For a reliable clinical evaluation of complex molecular signatures it is especially important to carefully examine the physiological variability of all markers. Here we present a pilot study on 16 healthy individuals, applying combination of transcriptomics, metabolomics and cell biology tools in order to evaluate physiological variability of different peripheral blood measurables. We have focused on populations of several lymphocytes subtypes which we considered to be the most relevant for monitoring the effectiveness of novel cell-based immunotherapies of cancer. For gene expression studies in particular, isolated CD4+ T and natural killer (NK) cells were chosen, as the first ones are crucial for the induction and regulation of antigen-specific cellular and humoral adaptive immune responses and the second ones having important “missing self”-based and antibody-dependant cytolytic functions within innate immunity. The variability of different markers was evaluated in relation to sex, age, body mass index (BMI) and a day-to-day variance. Special care was taken to assure the correct experimental setup and to synchronise sampling and sample processing for all technological platforms used thereby avoiding sampling-related artefacts.


Blood sampling from healthy volunteers

This study was approved by the National Ethics Committee (Document No. 149/05/08). Peripheral blood samples were drawn from 16 healthy individuals after obtaining their signed informed consents. The selected experimental group was age and gender equilibrated (text S1). BMI was calculated for each individual enrolled. The inclusion criterion was age (20–60 years). The exclusion criteria were the following: acute or chronic diseases, pregnancy, smoking and taking oral contraception or other drugs. Every volunteer was screened for the viral and bacterial infection markers of blood-transmittable diseases (syphilis, HIV, hepatitis B and hepatitis C). Fasting morning blood samples were collected from each participant between 7 am and 9 am, on three separate days within a period of one month. Each time 43 ml of peripheral blood was drawn into three different types of Vacutainer tubes (BD Biosciences). For that purpose three 8 ml CPT, containing sodium chloride solution, two 8 ml K2EDTA and one 3 ml EDTA tubes were used. Blood samples were then immediately processed for isolation of selected lymphocyte subsets and a subsequent flow cytometry analysis, as described later. A basic haemogram analysis was also performed. Individuals were marked with a letter P (P as proband) and consecutive numbers, i.e. from P1 to P16. As blood samples from the individual P11 did not pass the threshold of normal cell counts, another healthy volunteer (P17) was selected and included into the study group. Blood samples of each individual were additionally labelled in order to distinguish between the 3 different sampling times, e.g. P1_D1, P1_D2, P1_D3 (D as day).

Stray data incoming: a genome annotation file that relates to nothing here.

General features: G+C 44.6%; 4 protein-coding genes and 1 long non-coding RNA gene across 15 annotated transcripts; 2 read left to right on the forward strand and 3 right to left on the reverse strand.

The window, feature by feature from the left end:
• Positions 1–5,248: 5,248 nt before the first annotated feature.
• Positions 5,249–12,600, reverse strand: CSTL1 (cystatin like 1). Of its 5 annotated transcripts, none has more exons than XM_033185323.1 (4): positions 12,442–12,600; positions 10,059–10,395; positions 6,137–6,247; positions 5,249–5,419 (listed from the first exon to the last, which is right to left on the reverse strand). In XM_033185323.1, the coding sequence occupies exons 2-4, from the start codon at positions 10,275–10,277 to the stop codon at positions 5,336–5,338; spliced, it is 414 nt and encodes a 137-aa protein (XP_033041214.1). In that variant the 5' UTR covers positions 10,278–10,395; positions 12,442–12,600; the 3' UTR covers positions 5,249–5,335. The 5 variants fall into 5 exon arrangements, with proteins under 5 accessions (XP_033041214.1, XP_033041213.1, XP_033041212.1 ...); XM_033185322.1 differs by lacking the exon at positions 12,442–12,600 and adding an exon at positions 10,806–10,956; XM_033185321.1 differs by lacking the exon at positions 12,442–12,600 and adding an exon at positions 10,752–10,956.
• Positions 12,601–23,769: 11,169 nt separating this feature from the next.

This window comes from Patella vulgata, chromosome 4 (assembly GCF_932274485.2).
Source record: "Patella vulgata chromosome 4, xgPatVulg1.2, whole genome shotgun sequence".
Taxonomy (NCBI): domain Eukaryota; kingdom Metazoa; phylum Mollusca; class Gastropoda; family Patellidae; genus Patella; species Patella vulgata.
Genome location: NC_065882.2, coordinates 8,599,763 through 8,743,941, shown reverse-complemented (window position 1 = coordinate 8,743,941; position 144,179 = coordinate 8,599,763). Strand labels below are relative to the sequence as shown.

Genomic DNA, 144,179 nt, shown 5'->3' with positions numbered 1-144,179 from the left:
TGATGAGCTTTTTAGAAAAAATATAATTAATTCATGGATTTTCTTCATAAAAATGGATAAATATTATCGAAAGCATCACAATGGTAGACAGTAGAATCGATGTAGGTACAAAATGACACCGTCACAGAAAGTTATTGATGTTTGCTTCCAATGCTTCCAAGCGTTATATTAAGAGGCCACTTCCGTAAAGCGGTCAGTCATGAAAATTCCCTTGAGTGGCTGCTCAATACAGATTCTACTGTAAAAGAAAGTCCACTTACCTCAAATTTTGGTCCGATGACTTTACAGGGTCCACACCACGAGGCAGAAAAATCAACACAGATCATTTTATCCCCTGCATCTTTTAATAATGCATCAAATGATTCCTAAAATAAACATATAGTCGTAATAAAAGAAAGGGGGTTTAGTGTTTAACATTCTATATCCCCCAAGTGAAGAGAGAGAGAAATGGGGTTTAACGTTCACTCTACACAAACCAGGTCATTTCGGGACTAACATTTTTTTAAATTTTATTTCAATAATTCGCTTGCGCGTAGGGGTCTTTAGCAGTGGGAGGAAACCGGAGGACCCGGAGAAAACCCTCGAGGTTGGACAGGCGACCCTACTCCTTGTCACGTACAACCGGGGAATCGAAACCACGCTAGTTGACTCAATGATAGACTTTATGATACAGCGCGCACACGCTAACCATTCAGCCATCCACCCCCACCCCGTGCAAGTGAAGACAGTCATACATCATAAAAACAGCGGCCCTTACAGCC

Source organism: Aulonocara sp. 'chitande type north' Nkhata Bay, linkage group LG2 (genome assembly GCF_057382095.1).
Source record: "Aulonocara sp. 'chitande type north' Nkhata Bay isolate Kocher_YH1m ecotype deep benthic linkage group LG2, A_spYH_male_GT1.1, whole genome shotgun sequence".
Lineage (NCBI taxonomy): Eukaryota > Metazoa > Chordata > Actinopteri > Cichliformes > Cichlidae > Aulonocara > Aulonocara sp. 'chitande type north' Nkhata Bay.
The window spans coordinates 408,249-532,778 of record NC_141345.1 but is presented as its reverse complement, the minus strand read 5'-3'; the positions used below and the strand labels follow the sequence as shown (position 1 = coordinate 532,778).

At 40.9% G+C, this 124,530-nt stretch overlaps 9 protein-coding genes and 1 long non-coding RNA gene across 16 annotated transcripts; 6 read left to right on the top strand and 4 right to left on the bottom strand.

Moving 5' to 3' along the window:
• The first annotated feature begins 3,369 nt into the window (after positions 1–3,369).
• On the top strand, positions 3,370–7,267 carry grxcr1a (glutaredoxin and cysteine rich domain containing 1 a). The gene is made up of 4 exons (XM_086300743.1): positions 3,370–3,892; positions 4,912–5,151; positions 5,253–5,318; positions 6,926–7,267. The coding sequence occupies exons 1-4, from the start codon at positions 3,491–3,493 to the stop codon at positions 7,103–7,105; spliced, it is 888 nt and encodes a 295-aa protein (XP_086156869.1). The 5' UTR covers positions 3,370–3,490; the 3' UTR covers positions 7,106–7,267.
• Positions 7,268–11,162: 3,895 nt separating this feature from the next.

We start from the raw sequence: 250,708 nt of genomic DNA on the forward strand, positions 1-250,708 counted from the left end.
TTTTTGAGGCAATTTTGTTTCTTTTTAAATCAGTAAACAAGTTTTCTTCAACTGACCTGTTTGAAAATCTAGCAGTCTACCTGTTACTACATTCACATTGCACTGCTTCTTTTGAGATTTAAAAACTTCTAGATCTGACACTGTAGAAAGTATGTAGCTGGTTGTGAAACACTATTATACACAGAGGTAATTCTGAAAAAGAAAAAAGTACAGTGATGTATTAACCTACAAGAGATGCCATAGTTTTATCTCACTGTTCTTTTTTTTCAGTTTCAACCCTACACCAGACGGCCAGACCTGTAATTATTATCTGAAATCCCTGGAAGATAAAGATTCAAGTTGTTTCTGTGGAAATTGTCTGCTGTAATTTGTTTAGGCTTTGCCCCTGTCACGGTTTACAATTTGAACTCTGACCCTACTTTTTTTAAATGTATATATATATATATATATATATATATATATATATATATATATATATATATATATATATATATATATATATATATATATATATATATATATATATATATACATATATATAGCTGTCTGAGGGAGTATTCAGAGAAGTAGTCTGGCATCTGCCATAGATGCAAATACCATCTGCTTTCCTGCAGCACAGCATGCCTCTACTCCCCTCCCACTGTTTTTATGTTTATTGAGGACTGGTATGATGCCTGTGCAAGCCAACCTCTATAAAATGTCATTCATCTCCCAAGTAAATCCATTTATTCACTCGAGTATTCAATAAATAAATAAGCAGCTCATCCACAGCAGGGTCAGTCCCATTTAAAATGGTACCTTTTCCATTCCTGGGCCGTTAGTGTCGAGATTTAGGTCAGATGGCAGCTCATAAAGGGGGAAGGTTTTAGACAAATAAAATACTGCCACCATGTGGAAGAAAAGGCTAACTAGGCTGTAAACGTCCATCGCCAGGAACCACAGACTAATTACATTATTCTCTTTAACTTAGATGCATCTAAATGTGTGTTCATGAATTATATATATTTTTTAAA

Metabolite profiling

For the metabolite profiling analysis, lipid and polar fractions were extracted from plasma samples and subjected to gas chromatography coupled with mass spectrometry (GC-MS) and liquid chromatography coupled to tandem mass spectrometry (LC-MS/MS) analysis, respectively. Prior they were analysed by GC-MS, the samples were sequentially derivatised, while for LC-MS/MS analysis a technology allowing high sensitivity multiple reactions monitoring was applied. For the assessment of catecholamines and steroids, separate sample preparations and MS analytical approaches were performed, proprietary to Metanomics Gmbh, which carried out all metabolomics procedures. A schematic overview of the metabolite profiling analysis procedures is presented within the Text S1. A reference sample was prepared from all 48 plasma samples for a relative quantification of data. Only those measured values that were above the reliable quantification threshold limit were treated quantitatively and the rest of them only qualitatively. Data that were considered as quantitative were normalized against the reference sample and log10-transformed.

Lymphocyte subpopulation counting

The expression of cell antigens was measured on lymphocytes from fresh whole blood collected into EDTA Vacutainer tubes. One hundred µl of peripheral human blood were incubated with 20 µl of CD25 FITC, CD4 PerCP, CD69 FITC, CD16 PE, HLA-DR PE and CD8 PerCP (all BD Biosciences) for 20 min at room temperature in a dark. Erythrocytes were lysed by incubation for 10 min with BD FACSTM Lysing Solution (BD Biosciences). Samples were centrifuged for 5 min at 450 g and subsequently washed twice with a cold phosphate-buffered saline (PBS). Cell pellets were then resuspended in 1 ml PBS. A total of 10000 events were collected. At least 2000 viable cells were gated and analyzed in each test. Lymphocytes were characterised by FSC vs. SSC followed by gating on CD4, CD8 and CD16 expression. Cell acquisition was performed using a BD FACSCanto flow cytometer. FlowJo version 7.6.1 (TreeStar) was utilized to analyze the percentage of CD25hi CD4+, HLA-DR+CD8+ T cells, and CD69+CD16+ NK cells.